South Korean court rules on internet law Financial Times

South Korea's Constitutional Court has ruled that a law that bans the spreading of false information online is unconstitutional, in a move welcomed by free speech advocates in the world's most wired nation.

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28 December 2010

Google Deal Divides Travel Industry New York Times

Google has a knack for making waves when it pushes into new arenas, and online travel is no exception. Six months ago, Google announced its intention to buy the company that made it easy for travelers to compare airfares, ITA Software, for $700 million.

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27 December 2010

Obama's Broadband Punt: How an administration obsessed with green jobs missed the real growth sector of the economy Newsweek

It's a well-known lament that America's broadband performance badly lags the rest of the world's. Household adoption rates are mediocre compared with those of other OECD countries, and subscription prices are scandalously higher than even the super-speed nirvanas of South Korea and Japan.

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24 December 2010

Giants of Australian retail count their losses as the web threat comes of age The Australian

More than 10 years after internet retailing was touted as the next big thing, traditional merchants are finally beginning to feel the pinch.

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23 December 2010

US FCC fumbles ball on net neutrality: yes for fixed, not really for mobile The Guardian

The US Federal Communications Commission (FCC) which has the power to set the rules for use and, more importantly, charging for internet use in the US, has passed "limited" net neutrality rules by a 3-2 vote which split along Democratic (yes) and Republican (no) party lines.

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22 December 2010

Whose Internet Is It, Anyway? The FCC's new "net neutrality" rules only muddle the picture Slate

The Federal Communications Commission has reinvigorated the "net neutrality" debate with its approval today of new rules governing Internet access. (The actual rules have yet to be released to the public.) Reportedly, the broadband companies that drop wires into your home to provide Internet service -- like Comcast and Charter, for example -- will be prohibited from blocking services and applications and from engaging in the "unreasonable discrimination" of data delivery. Wireless Internet providers will face less stringent rules.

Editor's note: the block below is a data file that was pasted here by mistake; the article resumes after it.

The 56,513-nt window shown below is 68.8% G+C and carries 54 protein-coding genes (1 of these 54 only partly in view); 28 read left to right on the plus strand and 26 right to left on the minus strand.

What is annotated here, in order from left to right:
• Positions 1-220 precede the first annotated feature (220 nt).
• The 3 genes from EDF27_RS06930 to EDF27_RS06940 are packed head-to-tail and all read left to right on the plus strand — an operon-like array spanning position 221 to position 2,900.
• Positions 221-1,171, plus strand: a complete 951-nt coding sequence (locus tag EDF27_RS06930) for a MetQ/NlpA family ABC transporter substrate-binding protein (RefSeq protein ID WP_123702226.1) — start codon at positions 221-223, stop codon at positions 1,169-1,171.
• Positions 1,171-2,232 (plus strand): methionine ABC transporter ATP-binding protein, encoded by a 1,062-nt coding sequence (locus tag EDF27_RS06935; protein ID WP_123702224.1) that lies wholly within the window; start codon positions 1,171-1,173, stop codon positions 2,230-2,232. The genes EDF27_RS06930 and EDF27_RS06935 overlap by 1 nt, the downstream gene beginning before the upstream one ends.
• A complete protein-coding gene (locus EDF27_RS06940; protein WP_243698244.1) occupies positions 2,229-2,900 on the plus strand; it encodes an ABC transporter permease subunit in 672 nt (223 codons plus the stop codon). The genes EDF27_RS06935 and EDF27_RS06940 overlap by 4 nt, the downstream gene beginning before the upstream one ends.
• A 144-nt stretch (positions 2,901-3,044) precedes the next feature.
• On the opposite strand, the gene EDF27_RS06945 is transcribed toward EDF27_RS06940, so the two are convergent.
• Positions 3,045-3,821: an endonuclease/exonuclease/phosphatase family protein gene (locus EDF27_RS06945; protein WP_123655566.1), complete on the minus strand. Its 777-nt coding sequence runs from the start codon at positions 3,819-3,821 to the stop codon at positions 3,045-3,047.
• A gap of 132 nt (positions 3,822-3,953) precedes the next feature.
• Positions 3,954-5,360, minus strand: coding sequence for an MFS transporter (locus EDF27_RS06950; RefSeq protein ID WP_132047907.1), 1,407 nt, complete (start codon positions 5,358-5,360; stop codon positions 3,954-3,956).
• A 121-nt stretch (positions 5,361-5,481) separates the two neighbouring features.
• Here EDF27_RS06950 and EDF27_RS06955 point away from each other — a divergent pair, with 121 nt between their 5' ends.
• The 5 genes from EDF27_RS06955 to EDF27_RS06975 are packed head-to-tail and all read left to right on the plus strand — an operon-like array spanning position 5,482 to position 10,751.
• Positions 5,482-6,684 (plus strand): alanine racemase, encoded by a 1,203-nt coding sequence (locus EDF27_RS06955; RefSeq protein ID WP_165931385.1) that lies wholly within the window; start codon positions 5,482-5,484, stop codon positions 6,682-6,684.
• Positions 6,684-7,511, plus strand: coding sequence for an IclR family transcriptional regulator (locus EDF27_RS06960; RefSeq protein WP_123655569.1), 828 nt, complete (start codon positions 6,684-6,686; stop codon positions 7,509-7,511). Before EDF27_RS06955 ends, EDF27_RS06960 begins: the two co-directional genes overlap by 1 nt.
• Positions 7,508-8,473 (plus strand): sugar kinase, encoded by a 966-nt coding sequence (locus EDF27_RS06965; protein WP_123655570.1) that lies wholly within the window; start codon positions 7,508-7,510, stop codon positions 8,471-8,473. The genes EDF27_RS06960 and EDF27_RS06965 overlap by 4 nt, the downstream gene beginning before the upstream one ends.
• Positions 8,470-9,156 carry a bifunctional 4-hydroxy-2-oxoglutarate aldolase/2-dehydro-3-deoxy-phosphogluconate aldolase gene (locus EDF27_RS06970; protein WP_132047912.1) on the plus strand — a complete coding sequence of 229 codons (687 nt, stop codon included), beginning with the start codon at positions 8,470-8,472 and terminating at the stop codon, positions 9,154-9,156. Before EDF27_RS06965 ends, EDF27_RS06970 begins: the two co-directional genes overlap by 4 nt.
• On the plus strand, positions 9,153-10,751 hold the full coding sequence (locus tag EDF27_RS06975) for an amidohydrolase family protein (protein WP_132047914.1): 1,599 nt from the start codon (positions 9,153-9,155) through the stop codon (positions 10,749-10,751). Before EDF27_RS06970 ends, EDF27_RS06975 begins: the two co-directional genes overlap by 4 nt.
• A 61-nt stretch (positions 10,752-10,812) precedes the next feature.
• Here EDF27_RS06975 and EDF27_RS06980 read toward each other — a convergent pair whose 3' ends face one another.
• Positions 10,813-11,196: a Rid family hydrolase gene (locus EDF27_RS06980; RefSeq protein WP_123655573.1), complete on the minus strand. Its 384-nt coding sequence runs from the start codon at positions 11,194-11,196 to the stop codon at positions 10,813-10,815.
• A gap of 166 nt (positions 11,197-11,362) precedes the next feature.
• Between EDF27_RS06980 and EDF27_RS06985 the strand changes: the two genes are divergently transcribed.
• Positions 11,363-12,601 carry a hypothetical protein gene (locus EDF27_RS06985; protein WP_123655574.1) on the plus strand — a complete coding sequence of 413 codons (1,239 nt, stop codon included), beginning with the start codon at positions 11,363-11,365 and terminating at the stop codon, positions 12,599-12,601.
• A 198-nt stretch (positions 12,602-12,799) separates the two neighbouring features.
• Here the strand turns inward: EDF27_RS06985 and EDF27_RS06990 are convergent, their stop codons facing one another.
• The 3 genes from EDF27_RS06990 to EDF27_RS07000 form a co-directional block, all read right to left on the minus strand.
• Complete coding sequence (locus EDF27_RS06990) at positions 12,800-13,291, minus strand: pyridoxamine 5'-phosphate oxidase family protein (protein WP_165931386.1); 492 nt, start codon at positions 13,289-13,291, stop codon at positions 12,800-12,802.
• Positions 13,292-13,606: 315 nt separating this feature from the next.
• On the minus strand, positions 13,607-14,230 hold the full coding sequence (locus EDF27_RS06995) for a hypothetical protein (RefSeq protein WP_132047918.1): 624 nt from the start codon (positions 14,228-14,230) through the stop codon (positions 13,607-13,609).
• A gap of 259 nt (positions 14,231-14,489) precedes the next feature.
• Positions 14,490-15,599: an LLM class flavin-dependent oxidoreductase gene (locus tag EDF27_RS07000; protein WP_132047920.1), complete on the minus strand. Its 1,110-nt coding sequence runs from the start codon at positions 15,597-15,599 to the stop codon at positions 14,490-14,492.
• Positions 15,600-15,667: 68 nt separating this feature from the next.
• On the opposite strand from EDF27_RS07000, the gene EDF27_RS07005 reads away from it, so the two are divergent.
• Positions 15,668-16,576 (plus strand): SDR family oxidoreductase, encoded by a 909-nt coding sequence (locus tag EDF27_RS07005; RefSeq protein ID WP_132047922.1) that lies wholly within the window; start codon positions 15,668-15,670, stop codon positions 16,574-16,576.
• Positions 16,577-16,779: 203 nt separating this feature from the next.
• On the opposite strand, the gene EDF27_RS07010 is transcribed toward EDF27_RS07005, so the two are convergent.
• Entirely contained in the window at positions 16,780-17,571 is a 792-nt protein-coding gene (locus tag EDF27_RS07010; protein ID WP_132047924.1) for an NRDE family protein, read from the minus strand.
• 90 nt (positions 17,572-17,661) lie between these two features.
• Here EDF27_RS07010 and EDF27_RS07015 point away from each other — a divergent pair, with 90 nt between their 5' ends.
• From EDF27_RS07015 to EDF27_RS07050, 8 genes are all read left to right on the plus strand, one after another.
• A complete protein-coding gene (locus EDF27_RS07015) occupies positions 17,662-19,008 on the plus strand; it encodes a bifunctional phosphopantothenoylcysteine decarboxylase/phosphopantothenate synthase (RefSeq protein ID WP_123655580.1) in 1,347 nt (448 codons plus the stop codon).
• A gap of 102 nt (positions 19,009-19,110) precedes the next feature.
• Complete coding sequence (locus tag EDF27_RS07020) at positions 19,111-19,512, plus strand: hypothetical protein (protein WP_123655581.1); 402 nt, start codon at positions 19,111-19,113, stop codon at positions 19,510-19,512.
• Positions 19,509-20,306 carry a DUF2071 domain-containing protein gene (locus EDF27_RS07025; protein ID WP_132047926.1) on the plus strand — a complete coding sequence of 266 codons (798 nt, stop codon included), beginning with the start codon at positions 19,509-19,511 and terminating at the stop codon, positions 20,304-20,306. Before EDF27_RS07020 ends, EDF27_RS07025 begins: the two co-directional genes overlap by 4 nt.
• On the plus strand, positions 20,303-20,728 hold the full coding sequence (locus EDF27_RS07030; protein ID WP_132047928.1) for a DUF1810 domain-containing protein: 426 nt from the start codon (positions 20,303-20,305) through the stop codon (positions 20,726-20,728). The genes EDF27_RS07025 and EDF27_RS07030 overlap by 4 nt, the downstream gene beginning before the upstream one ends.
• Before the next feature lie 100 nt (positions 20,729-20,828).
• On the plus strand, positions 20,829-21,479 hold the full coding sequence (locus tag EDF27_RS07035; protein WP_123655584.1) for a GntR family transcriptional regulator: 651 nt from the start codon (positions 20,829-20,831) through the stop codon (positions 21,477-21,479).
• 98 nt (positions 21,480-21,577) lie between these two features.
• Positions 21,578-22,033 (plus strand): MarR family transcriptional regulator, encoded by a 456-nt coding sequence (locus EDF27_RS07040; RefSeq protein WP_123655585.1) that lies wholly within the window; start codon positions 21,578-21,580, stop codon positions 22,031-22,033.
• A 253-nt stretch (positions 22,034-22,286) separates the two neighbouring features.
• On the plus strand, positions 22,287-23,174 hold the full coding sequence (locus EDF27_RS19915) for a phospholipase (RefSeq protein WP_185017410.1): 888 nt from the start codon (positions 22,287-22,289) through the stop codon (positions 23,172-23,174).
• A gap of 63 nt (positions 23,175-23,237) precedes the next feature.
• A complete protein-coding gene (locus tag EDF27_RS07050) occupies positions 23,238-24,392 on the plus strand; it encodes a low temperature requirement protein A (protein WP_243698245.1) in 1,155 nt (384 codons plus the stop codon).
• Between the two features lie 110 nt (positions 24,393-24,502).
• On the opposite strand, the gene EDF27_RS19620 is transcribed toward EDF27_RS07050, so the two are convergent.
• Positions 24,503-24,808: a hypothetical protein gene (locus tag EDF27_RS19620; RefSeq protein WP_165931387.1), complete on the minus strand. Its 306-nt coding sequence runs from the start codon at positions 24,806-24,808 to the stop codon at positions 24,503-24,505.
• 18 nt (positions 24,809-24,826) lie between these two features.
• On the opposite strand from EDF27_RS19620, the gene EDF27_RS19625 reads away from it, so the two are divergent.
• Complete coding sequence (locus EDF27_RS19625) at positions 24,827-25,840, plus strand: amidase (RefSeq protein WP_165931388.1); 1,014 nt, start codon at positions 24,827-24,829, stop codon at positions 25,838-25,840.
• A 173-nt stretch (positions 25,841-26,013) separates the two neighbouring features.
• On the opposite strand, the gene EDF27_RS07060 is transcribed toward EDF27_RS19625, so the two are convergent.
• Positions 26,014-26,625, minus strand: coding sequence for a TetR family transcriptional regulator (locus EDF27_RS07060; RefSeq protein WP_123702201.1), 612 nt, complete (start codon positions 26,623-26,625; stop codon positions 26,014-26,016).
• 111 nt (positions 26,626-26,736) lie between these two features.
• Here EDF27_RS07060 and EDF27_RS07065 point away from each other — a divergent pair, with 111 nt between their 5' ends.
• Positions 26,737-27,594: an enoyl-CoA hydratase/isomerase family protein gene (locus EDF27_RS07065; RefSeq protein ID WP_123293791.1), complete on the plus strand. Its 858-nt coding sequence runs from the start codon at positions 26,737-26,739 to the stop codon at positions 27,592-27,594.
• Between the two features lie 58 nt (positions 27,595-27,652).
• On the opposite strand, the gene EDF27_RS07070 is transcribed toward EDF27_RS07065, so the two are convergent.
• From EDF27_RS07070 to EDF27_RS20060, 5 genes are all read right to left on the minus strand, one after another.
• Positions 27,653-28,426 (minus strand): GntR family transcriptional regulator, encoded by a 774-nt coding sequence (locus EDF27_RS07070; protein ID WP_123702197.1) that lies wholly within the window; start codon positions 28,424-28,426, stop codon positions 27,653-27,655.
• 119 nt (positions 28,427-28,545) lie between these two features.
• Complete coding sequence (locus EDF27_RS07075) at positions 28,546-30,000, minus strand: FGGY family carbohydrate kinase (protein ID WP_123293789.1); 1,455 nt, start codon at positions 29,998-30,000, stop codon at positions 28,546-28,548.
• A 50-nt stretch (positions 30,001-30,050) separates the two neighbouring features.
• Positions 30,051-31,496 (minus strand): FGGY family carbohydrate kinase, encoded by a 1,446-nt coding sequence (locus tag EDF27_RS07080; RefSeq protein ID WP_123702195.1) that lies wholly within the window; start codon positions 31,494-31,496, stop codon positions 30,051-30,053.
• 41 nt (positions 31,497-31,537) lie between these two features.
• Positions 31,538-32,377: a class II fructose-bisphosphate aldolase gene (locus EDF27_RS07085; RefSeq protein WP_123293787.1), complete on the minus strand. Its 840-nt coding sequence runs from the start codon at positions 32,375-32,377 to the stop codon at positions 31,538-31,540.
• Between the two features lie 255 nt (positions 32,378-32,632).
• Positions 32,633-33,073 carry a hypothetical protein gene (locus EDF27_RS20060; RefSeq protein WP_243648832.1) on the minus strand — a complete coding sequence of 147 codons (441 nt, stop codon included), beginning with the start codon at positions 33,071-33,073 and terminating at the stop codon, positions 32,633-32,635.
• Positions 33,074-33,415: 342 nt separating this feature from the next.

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Net neutrality rules get go ahead from US regulators BBC News

US regulators have approved new rules meant to prohibit broadband companies from interfering with internet traffic.

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Cyprus delays online poker ban Reuters

Cyprus has put off legislation to ban online gambling because of a three-month delay in feedback on its plans from its European Union partners, the finance ministry said Tuesday.

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21 December 2010

FCC Is Set to Regulate US Net Access New York Times

The Federal Communications Commission appears poised to pass a controversial set of rules that broadly create two classes of Internet access, one for fixed-line providers and the other for the wireless Net.

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Free-to-air, pay-TV face assault from Australia's broadband network The Australian

Australia's free-to-air and pay-television networks face an assault from internet competitors, as the NBN gets up and running over the next five years.

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20 December 2010

Australian broadband network to repay taxpayers 'with interest', says prime minister, citing business plan The Australian

The National Broadband Network business case proves taxpayers' $27.5 billion investment in the plan will be repaid with interest, Julia Gillard has declared.

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FCC's Democrats Narrowing Net Neutrality Gaps Tech Daily Dose

Federal Communications Commission Chairman Julius Genachowski is making progress in narrowing gaps with his two Democratic colleagues over his controversial plan to adopt sweeping new rules for the Internet, National Journal has learned. But with the talks very fluid, and differences remaining, there's still a possibility that the regulatory initiative could be pulled at the last minute from the agenda of Tuesday's commission meeting.

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Major Australian retailers to copy miners in campaign over GST brawl for online purchases abroad Weekend Australian

Australia's biggest retail and shopping centre owners have joined forces to launch a mining tax-style campaign.